Archery hunting only at Big Muddy refuge

Tuesday, October 31, 2006

ARROW ROCK -- The Big Muddy National Fish and Wildlife Refuge will restrict hunting on the Jameson Island Unit of the refuge to archery only.

The reason for this change is to provide safer conditions for contractors working in the 1,870 acres of public land in the Missouri River flood plain. This refuge unit is adjacent to the historic community of Arrow Rock.

Previously the unit was open to all legal hunting methods, in accordance with state and federal codes. Other permitted activities such as hiking, fishing and nature observation will continue outside the immediate construction zone.

The immediate construction zone will be closed to all public access for safety reasons until the project is complete. Violation of the safety zone could result in prosecution. The Lewis and Clark Trail of Discovery will remain open.

During the next year, this refuge unit will undergo habitat improvement to reconnect the Missouri River with its flood plain. The Jameson Island Chute Project includes restoration of shallow water habitat through creation of a new side channel chute on the Missouri River. A contractor for the US Army Corps of Engineers, Kansas City District, will notch existing bank revetments and dikes, and excavate a 100-foot wide channel.

The side channel chute will wind north to south through the unit and be approximately 1.8 miles long. Grade control structures in the chute will allow some natural channel meandering, but will limit the scour of the chute's bank to less than 300 feet in width. The amount of flow diverted from the Missouri River will be less than 10-percent during navigation season.

Shallow, slower water provides, better habitat for many fishes, in particular the endangered pallid sturgeon.

The U.S. Fish and Wildlife Service is the principal federal agency responsible for conserving, protecting and enhancing fish, wildlife and plants and their habitats for the continuing benefit of the American people. The service manages the 94-million-acre National Wildlife Refuge System which encompasses more than 535 national wildlife refuges, thousands of small wetlands and other special management areas. It also operates 70 national fish hatcheries, 64 fishery resource offices and 78 ecological services field stations.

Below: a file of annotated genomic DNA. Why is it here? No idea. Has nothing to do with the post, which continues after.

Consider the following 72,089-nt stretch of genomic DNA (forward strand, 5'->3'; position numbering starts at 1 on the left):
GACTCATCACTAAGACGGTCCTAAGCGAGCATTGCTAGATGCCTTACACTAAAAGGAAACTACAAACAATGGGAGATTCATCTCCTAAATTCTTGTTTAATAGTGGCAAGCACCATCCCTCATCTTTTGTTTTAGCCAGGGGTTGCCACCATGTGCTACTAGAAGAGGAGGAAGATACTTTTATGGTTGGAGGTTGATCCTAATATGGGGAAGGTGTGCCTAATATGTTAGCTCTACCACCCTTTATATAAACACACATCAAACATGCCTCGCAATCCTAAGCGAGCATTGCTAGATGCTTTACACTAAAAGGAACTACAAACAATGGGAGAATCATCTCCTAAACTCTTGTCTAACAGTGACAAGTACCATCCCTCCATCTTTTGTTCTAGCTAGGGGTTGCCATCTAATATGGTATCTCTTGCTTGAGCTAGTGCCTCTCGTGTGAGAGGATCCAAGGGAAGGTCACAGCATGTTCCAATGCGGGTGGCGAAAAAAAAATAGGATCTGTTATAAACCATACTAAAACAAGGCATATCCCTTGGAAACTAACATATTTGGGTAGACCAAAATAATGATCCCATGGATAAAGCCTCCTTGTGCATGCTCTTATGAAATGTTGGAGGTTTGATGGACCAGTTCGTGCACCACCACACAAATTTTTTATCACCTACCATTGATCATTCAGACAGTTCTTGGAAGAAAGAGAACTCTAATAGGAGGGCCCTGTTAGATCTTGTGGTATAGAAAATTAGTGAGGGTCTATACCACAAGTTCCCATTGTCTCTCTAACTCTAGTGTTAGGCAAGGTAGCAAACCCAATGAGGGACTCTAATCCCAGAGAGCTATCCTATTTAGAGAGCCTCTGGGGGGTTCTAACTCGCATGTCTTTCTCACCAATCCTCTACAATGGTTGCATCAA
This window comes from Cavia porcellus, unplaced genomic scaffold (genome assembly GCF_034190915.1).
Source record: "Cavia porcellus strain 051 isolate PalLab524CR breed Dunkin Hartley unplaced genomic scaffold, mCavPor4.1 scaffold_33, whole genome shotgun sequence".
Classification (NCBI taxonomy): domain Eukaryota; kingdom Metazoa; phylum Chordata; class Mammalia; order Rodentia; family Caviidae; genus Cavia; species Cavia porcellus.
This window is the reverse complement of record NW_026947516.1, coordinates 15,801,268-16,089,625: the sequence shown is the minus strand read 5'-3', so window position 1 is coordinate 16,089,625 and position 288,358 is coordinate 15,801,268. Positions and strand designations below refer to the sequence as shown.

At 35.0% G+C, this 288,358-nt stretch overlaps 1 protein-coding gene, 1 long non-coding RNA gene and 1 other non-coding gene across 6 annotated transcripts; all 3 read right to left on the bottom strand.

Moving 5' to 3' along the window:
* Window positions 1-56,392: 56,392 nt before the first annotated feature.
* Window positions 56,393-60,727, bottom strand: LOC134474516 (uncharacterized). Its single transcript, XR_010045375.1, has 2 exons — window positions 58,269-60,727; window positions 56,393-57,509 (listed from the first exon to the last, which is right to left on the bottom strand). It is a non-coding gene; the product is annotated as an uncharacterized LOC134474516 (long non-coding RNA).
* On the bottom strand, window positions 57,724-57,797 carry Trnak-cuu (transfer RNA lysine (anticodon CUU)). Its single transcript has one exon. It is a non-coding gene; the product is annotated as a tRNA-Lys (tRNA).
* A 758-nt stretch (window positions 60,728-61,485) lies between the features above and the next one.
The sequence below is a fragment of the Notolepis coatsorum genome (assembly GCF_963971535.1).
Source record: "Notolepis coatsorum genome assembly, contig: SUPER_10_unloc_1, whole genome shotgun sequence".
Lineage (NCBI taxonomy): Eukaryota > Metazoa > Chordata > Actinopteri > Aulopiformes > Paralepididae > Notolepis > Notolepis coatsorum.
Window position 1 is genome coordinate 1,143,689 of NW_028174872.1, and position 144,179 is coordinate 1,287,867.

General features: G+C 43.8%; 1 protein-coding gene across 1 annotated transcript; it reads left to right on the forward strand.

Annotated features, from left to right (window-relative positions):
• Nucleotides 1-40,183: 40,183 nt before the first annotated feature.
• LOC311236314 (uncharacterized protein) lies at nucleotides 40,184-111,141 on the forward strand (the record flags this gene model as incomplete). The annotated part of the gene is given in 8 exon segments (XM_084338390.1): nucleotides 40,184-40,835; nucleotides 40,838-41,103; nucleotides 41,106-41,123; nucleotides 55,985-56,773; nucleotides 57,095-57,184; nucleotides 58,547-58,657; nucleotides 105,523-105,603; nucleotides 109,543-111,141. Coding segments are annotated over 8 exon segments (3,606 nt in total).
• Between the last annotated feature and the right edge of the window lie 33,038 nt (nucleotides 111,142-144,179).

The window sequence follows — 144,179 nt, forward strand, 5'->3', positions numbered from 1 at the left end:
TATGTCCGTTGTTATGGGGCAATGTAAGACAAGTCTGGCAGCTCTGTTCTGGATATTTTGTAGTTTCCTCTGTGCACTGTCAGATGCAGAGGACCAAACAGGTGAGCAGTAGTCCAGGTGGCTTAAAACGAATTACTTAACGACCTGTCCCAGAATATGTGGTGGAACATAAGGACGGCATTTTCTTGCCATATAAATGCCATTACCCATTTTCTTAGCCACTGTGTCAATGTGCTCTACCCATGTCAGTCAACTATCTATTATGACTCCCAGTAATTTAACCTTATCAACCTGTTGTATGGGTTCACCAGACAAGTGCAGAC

The agency enforces federal wildlife laws, administers the Endangered Species Act, manages migratory bird populations, restores nationally significant fisheries, conserves and restores wildlife habitat such as wetlands and helps foreign governments with their conservation efforts. It also oversees the federal aid program that distributes hundreds of millions of dollars in excise taxes on fishing and hunting equipment to state fish and wildlife agencies.

The Big Muddy National Fish and Wildlife Refuge encompasses over 11,000 acres of public land in eight separate units in the Missouri River flood plain between Kansas City and St. Louis. The other seven units of the refuge will continue with all legal hunting methods allowed, except for a portion of the Boone's Crossing Unit which was already designated archery hunting only.

For further information about the Big Muddy National Fish and Wildlife Refuge visit the Web site at

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